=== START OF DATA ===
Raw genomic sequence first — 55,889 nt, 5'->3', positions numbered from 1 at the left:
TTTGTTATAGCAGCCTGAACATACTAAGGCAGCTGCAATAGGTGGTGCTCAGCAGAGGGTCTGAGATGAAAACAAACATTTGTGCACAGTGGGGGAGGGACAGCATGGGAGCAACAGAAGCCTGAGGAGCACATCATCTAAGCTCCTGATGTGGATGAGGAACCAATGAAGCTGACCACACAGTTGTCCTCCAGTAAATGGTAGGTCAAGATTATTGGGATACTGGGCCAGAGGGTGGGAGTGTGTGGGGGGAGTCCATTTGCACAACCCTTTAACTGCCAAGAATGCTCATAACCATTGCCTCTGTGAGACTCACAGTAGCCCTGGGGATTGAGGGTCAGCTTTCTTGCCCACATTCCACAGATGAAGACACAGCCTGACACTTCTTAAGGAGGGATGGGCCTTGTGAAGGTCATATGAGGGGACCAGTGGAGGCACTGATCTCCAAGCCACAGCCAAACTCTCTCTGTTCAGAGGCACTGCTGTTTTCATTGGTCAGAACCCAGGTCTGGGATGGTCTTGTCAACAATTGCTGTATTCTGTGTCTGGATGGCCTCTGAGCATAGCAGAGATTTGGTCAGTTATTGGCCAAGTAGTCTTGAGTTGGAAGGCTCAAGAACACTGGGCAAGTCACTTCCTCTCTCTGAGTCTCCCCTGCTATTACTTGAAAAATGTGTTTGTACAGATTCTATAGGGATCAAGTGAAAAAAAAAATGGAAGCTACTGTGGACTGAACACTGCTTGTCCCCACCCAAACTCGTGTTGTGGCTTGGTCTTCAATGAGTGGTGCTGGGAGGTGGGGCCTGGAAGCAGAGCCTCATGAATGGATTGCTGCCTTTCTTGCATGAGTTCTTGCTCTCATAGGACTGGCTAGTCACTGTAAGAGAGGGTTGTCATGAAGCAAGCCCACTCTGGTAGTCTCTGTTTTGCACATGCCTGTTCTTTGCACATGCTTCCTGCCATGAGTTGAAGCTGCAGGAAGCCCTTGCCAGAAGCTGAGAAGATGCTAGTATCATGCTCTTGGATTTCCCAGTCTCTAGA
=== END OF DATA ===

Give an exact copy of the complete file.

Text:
Raw genomic sequence first — 55,889 nt, 5'->3', positions numbered from 1 at the left:
TTTGTTATAGCAGCCTGAACATACTAAGGCAGCTGCAATAGGTGGTGCTCAGCAGAGGGTCTGAGATGAAAACAAACATTTGTGCACAGTGGGGGAGGGACAGCATGGGAGCAACAGAAGCCTGAGGAGCACATCATCTAAGCTCCTGATGTGGATGAGGAACCAATGAAGCTGACCACACAGTTGTCCTCCAGTAAATGGTAGGTCAAGATTATTGGGATACTGGGCCAGAGGGTGGGAGTGTGTGGGGGGAGTCCATTTGCACAACCCTTTAACTGCCAAGAATGCTCATAACCATTGCCTCTGTGAGACTCACAGTAGCCCTGGGGATTGAGGGTCAGCTTTCTTGCCCACATTCCACAGATGAAGACACAGCCTGACACTTCTTAAGGAGGGATGGGCCTTGTGAAGGTCATATGAGGGGACCAGTGGAGGCACTGATCTCCAAGCCACAGCCAAACTCTCTCTGTTCAGAGGCACTGCTGTTTTCATTGGTCAGAACCCAGGTCTGGGATGGTCTTGTCAACAATTGCTGTATTCTGTGTCTGGATGGCCTCTGAGCATAGCAGAGATTTGGTCAGTTATTGGCCAAGTAGTCTTGAGTTGGAAGGCTCAAGAACACTGGGCAAGTCACTTCCTCTCTCTGAGTCTCCCCTGCTATTACTTGAAAAATGTGTTTGTACAGATTCTATAGGGATCAAGTGAAAAAAAAAATGGAAGCTACTGTGGACTGAACACTGCTTGTCCCCACCCAAACTCGTGTTGTGGCTTGGTCTTCAATGAGTGGTGCTGGGAGGTGGGGCCTGGAAGCAGAGCCTCATGAATGGATTGCTGCCTTTCTTGCATGAGTTCTTGCTCTCATAGGACTGGCTAGTCACTGTAAGAGAGGGTTGTCATGAAGCAAGCCCACTCTGGTAGTCTCTGTTTTGCACATGCCTGTTCTTTGCACATGCTTCCTGCCATGAGTTGAAGCTGCAGGAAGCCCTTGCCAGAAGCTGAGAAGATGCTAGTATCATGCTCTTGGATTTCCCAGTCTCTAGA